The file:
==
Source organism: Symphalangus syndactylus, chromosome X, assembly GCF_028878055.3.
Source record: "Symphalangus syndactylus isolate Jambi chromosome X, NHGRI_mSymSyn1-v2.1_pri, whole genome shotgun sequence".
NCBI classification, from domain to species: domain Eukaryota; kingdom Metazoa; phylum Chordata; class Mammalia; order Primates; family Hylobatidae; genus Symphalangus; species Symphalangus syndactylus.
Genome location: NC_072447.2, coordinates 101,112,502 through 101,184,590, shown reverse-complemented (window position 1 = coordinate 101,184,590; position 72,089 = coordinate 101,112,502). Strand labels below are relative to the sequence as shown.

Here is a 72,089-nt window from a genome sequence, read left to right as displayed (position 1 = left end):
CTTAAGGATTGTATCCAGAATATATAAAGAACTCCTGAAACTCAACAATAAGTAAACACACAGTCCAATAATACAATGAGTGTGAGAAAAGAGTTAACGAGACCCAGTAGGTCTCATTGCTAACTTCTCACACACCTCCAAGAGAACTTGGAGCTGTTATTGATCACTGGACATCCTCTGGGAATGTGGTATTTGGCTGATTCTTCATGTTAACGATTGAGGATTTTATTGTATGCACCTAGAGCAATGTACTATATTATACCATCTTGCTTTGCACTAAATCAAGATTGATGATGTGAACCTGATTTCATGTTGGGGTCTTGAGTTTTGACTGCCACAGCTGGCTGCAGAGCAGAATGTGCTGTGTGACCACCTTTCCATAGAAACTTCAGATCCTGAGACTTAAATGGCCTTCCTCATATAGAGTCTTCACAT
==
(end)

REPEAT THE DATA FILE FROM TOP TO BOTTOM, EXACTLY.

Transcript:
Source organism: Symphalangus syndactylus, chromosome X, assembly GCF_028878055.3.
Source record: "Symphalangus syndactylus isolate Jambi chromosome X, NHGRI_mSymSyn1-v2.1_pri, whole genome shotgun sequence".
NCBI classification, from domain to species: domain Eukaryota; kingdom Metazoa; phylum Chordata; class Mammalia; order Primates; family Hylobatidae; genus Symphalangus; species Symphalangus syndactylus.
Genome location: NC_072447.2, coordinates 101,112,502 through 101,184,590, shown reverse-complemented (window position 1 = coordinate 101,184,590; position 72,089 = coordinate 101,112,502). Strand labels below are relative to the sequence as shown.

Here is a 72,089-nt window from a genome sequence, read left to right as displayed (position 1 = left end):
CTTAAGGATTGTATCCAGAATATATAAAGAACTCCTGAAACTCAACAATAAGTAAACACACAGTCCAATAATACAATGAGTGTGAGAAAAGAGTTAACGAGACCCAGTAGGTCTCATTGCTAACTTCTCACACACCTCCAAGAGAACTTGGAGCTGTTATTGATCACTGGACATCCTCTGGGAATGTGGTATTTGGCTGATTCTTCATGTTAACGATTGAGGATTTTATTGTATGCACCTAGAGCAATGTACTATATTATACCATCTTGCTTTGCACTAAATCAAGATTGATGATGTGAACCTGATTTCATGTTGGGGTCTTGAGTTTTGACTGCCACAGCTGGCTGCAGAGCAGAATGTGCTGTGTGACCACCTTTCCATAGAAACTTCAGATCCTGAGACTTAAATGGCCTTCCTCATATAGAGTCTTCACAT